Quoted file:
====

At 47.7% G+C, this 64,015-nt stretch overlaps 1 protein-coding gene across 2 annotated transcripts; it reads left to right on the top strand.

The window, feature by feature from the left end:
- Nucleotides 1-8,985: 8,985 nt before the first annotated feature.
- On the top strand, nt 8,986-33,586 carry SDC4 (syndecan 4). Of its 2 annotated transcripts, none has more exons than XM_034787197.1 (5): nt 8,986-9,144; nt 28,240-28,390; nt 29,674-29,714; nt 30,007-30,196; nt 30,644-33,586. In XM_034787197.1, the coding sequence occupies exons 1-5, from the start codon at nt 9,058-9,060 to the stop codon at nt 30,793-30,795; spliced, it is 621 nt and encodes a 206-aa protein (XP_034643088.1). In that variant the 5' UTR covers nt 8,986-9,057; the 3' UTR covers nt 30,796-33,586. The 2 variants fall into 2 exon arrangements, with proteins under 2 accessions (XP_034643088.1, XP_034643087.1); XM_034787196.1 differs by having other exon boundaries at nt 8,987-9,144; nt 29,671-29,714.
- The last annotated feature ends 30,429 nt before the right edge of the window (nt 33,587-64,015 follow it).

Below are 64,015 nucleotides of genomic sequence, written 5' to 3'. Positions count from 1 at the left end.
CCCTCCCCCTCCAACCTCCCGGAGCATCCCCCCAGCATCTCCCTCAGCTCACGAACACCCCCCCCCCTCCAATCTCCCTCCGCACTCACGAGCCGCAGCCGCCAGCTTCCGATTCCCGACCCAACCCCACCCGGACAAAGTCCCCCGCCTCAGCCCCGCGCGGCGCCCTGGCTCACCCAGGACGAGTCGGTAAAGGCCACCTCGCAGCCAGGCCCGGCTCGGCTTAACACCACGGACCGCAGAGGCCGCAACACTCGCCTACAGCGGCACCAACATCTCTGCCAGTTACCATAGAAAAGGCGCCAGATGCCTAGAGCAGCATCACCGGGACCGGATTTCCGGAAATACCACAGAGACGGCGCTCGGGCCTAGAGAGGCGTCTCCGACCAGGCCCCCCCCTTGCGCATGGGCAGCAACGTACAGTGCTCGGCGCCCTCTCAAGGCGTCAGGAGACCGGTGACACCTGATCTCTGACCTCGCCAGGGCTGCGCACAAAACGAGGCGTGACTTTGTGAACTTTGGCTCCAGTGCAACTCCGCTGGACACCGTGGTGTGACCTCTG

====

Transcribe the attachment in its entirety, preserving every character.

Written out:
At 47.7% G+C, this 64,015-nt stretch overlaps 1 protein-coding gene across 2 annotated transcripts; it reads left to right on the top strand.

The window, feature by feature from the left end:
- Nucleotides 1-8,985: 8,985 nt before the first annotated feature.
- On the top strand, nt 8,986-33,586 carry SDC4 (syndecan 4). Of its 2 annotated transcripts, none has more exons than XM_034787197.1 (5): nt 8,986-9,144; nt 28,240-28,390; nt 29,674-29,714; nt 30,007-30,196; nt 30,644-33,586. In XM_034787197.1, the coding sequence occupies exons 1-5, from the start codon at nt 9,058-9,060 to the stop codon at nt 30,793-30,795; spliced, it is 621 nt and encodes a 206-aa protein (XP_034643088.1). In that variant the 5' UTR covers nt 8,986-9,057; the 3' UTR covers nt 30,796-33,586. The 2 variants fall into 2 exon arrangements, with proteins under 2 accessions (XP_034643088.1, XP_034643087.1); XM_034787196.1 differs by having other exon boundaries at nt 8,987-9,144; nt 29,671-29,714.
- The last annotated feature ends 30,429 nt before the right edge of the window (nt 33,587-64,015 follow it).

Below are 64,015 nucleotides of genomic sequence, written 5' to 3'. Positions count from 1 at the left end.
CCCTCCCCCTCCAACCTCCCGGAGCATCCCCCCAGCATCTCCCTCAGCTCACGAACACCCCCCCCCCTCCAATCTCCCTCCGCACTCACGAGCCGCAGCCGCCAGCTTCCGATTCCCGACCCAACCCCACCCGGACAAAGTCCCCCGCCTCAGCCCCGCGCGGCGCCCTGGCTCACCCAGGACGAGTCGGTAAAGGCCACCTCGCAGCCAGGCCCGGCTCGGCTTAACACCACGGACCGCAGAGGCCGCAACACTCGCCTACAGCGGCACCAACATCTCTGCCAGTTACCATAGAAAAGGCGCCAGATGCCTAGAGCAGCATCACCGGGACCGGATTTCCGGAAATACCACAGAGACGGCGCTCGGGCCTAGAGAGGCGTCTCCGACCAGGCCCCCCCCTTGCGCATGGGCAGCAACGTACAGTGCTCGGCGCCCTCTCAAGGCGTCAGGAGACCGGTGACACCTGATCTCTGACCTCGCCAGGGCTGCGCACAAAACGAGGCGTGACTTTGTGAACTTTGGCTCCAGTGCAACTCCGCTGGACACCGTGGTGTGACCTCTG